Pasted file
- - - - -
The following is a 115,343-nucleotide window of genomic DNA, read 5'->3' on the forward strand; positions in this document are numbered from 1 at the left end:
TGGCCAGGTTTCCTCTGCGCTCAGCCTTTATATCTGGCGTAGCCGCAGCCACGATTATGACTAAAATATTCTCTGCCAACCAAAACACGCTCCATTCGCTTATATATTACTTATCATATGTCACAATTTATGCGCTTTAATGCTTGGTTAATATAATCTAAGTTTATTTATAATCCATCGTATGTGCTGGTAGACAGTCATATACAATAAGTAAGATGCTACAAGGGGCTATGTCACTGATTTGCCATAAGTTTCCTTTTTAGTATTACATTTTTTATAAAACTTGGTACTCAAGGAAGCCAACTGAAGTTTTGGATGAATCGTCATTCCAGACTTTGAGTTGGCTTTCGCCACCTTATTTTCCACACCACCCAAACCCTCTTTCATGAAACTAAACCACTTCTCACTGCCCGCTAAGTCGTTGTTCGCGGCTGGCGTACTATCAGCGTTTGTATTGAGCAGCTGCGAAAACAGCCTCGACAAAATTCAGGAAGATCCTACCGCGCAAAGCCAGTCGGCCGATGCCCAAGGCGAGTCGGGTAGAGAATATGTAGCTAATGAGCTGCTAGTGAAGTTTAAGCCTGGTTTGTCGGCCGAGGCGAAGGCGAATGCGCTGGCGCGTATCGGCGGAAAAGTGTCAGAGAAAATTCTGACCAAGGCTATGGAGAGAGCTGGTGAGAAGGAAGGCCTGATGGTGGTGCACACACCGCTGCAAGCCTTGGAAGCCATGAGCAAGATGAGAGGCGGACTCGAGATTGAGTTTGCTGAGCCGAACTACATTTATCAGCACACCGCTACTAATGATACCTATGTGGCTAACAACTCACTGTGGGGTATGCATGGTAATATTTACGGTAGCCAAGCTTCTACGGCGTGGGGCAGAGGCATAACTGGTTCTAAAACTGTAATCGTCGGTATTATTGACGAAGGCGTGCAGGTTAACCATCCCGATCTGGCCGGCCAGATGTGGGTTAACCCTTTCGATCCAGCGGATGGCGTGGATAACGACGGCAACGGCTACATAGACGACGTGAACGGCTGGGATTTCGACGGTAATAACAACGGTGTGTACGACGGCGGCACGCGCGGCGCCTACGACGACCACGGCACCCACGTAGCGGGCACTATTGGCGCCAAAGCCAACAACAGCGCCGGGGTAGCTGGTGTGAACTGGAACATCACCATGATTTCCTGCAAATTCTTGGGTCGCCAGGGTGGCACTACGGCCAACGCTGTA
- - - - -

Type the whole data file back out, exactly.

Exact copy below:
The following is a 115,343-nucleotide window of genomic DNA, read 5'->3' on the forward strand; positions in this document are numbered from 1 at the left end:
TGGCCAGGTTTCCTCTGCGCTCAGCCTTTATATCTGGCGTAGCCGCAGCCACGATTATGACTAAAATATTCTCTGCCAACCAAAACACGCTCCATTCGCTTATATATTACTTATCATATGTCACAATTTATGCGCTTTAATGCTTGGTTAATATAATCTAAGTTTATTTATAATCCATCGTATGTGCTGGTAGACAGTCATATACAATAAGTAAGATGCTACAAGGGGCTATGTCACTGATTTGCCATAAGTTTCCTTTTTAGTATTACATTTTTTATAAAACTTGGTACTCAAGGAAGCCAACTGAAGTTTTGGATGAATCGTCATTCCAGACTTTGAGTTGGCTTTCGCCACCTTATTTTCCACACCACCCAAACCCTCTTTCATGAAACTAAACCACTTCTCACTGCCCGCTAAGTCGTTGTTCGCGGCTGGCGTACTATCAGCGTTTGTATTGAGCAGCTGCGAAAACAGCCTCGACAAAATTCAGGAAGATCCTACCGCGCAAAGCCAGTCGGCCGATGCCCAAGGCGAGTCGGGTAGAGAATATGTAGCTAATGAGCTGCTAGTGAAGTTTAAGCCTGGTTTGTCGGCCGAGGCGAAGGCGAATGCGCTGGCGCGTATCGGCGGAAAAGTGTCAGAGAAAATTCTGACCAAGGCTATGGAGAGAGCTGGTGAGAAGGAAGGCCTGATGGTGGTGCACACACCGCTGCAAGCCTTGGAAGCCATGAGCAAGATGAGAGGCGGACTCGAGATTGAGTTTGCTGAGCCGAACTACATTTATCAGCACACCGCTACTAATGATACCTATGTGGCTAACAACTCACTGTGGGGTATGCATGGTAATATTTACGGTAGCCAAGCTTCTACGGCGTGGGGCAGAGGCATAACTGGTTCTAAAACTGTAATCGTCGGTATTATTGACGAAGGCGTGCAGGTTAACCATCCCGATCTGGCCGGCCAGATGTGGGTTAACCCTTTCGATCCAGCGGATGGCGTGGATAACGACGGCAACGGCTACATAGACGACGTGAACGGCTGGGATTTCGACGGTAATAACAACGGTGTGTACGACGGCGGCACGCGCGGCGCCTACGACGACCACGGCACCCACGTAGCGGGCACTATTGGCGCCAAAGCCAACAACAGCGCCGGGGTAGCTGGTGTGAACTGGAACATCACCATGATTTCCTGCAAATTCTTGGGTCGCCAGGGTGGCACTACGGCCAACGCTGTA